Sons and Daughters
The Repulsion Box
If David Lynch were to direct a remake of The Wild Bunch set in the Scottish Highlands, Sons and Daughters would be his first choice for the soundtrack. You can practically hear the saloon doors swinging as these four weave murderous ballads in their hardened Glaswegian accents, easing traditional Scottish folk elements into a feisty, dark Nashville twang. This group makes mandolins sound evil, and that ain't easy.
Perhaps this devilish sleaziness is why Franz Ferdinand's Alex Kapranos has been gushing about his friends ever since they released their 2003 EP, Love the Cup (The Repulsion Box winks at him on its single "Dance Me In," a done-me-wrong woman's counterpoint to the cocky "Take Me Out"). Maybe the appeal's because Sons and Daughters, formed by ex–Arab Strap members Adele Bethel and David Gow, is one of the few bands not imitating Kapranos and company these days. Instead of channeling '80s synthy dance rock, the group takes that itch to move and reaches back to the '60s—and even earlier—drawing from the seamy side of American folk music. The Repulsion Box has a Nick Cave feel to it (probably because Cave's producer, Victor Van Vugt, is behind the boards), marching along beneath the ebbing, flowing tension between singers Bethel and Scott Paterson. On the Violent Femmes–tinged "Red Receiver," Paterson's smooth baritone cools off Bethel's acerbic brogue, and on "Monsters" they turn a lover's squabble violent: "Don't go and ask your sick little questions / I can't fake the cure for desire," she spits. His response? "Monogamy to you seems just black and blue / All the best psychotic lovers ain't got nothing on you." It's so good it hurts.—Antonia Simigis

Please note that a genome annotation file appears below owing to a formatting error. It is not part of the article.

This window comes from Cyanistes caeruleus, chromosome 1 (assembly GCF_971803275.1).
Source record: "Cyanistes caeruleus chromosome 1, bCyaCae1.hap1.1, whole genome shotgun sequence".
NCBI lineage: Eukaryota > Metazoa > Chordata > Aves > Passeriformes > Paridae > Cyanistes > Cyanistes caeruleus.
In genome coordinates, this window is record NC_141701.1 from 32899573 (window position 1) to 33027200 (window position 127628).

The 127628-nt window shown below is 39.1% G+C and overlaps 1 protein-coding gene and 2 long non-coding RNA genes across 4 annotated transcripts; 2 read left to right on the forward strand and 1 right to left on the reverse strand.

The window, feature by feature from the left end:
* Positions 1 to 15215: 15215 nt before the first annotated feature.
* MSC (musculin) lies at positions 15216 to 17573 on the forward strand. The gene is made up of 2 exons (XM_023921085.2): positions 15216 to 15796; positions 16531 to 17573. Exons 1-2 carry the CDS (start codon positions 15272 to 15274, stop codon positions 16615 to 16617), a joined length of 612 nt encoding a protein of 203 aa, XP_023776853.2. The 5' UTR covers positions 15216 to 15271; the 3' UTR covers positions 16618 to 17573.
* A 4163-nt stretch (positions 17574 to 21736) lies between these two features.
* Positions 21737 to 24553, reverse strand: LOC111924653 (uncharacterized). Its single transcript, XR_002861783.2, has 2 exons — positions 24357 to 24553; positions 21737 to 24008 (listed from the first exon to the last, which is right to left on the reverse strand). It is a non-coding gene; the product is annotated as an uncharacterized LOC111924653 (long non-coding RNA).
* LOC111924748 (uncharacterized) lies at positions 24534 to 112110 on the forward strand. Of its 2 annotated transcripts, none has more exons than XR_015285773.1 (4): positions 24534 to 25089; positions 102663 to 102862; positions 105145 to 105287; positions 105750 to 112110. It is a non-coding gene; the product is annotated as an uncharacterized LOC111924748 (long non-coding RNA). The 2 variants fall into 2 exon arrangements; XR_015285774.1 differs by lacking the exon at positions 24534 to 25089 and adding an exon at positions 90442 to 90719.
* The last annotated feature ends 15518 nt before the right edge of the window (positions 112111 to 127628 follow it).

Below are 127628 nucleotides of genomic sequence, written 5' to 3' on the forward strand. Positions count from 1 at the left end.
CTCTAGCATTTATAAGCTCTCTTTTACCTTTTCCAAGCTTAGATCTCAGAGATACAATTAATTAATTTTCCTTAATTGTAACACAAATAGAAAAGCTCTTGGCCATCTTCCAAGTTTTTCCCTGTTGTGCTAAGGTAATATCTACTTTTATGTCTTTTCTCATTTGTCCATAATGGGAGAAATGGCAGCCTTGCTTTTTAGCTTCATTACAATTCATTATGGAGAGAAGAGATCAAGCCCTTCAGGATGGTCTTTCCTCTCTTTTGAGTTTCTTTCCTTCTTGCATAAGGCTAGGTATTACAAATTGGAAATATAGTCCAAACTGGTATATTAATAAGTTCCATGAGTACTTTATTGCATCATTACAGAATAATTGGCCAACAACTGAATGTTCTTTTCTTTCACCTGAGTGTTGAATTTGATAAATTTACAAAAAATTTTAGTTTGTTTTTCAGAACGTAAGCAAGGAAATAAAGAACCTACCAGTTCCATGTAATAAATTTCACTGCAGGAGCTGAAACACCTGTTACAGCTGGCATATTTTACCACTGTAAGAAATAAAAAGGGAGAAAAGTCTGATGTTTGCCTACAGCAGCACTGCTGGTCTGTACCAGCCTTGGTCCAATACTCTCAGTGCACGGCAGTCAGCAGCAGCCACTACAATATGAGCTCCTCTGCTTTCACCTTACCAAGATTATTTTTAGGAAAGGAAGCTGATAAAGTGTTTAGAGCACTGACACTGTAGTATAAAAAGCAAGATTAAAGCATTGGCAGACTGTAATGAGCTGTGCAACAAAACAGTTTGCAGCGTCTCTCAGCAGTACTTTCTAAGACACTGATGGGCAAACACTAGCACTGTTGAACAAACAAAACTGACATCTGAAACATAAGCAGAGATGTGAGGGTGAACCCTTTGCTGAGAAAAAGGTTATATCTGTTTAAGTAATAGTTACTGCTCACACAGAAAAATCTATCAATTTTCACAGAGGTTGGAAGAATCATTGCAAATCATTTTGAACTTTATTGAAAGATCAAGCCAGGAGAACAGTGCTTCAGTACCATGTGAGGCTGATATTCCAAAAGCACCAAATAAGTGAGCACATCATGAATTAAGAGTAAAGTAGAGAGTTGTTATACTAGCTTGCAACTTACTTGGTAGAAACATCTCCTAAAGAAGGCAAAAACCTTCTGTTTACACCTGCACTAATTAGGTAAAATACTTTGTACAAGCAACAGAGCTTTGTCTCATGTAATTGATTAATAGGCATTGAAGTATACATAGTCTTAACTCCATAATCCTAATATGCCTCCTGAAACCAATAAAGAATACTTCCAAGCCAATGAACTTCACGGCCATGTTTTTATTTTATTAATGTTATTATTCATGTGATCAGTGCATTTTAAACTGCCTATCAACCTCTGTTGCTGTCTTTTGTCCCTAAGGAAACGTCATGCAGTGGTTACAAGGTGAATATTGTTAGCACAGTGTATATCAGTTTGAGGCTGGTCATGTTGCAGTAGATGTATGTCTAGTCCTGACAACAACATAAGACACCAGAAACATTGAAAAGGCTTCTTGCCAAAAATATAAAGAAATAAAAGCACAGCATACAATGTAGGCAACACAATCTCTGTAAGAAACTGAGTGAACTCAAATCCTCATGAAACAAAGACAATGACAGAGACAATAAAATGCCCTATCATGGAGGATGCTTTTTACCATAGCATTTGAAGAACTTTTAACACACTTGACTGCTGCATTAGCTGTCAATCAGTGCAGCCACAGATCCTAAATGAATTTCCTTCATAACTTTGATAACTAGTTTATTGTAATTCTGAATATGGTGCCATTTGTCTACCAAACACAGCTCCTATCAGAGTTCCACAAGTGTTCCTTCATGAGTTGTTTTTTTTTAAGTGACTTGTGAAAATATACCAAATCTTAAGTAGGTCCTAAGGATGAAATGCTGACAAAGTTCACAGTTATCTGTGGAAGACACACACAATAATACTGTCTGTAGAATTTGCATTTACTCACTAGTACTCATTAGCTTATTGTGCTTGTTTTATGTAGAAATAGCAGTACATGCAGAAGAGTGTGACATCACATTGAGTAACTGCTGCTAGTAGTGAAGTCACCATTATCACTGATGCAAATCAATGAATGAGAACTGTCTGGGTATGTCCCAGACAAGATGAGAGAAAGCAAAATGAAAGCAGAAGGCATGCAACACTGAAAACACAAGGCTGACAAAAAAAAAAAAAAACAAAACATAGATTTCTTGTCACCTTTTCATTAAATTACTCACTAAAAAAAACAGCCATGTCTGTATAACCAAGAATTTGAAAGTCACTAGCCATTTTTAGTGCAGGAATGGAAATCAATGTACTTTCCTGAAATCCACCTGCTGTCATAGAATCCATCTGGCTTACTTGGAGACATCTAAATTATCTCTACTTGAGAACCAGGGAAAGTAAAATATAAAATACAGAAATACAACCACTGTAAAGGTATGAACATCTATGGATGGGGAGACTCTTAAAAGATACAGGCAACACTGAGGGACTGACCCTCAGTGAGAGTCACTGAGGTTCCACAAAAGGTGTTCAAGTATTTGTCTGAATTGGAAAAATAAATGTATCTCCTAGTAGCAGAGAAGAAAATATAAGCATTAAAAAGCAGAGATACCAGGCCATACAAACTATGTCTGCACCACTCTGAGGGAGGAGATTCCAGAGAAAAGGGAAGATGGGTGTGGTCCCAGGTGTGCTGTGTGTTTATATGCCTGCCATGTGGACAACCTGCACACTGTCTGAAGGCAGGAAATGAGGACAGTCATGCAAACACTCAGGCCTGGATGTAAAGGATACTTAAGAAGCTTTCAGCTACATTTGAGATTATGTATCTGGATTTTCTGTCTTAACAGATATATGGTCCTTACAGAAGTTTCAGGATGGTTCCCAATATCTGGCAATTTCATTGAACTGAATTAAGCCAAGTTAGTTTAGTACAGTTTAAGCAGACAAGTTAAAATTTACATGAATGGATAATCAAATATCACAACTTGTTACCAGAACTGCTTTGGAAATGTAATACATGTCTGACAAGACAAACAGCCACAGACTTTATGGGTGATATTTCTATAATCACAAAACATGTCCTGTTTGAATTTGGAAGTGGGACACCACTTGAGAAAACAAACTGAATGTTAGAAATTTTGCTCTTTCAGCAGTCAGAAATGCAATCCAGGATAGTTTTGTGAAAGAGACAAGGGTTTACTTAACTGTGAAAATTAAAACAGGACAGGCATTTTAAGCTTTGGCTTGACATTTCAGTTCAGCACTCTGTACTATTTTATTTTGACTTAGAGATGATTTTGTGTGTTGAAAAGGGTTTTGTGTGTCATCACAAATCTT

Sons and Daughters play Empty Bottle Tuesday 6.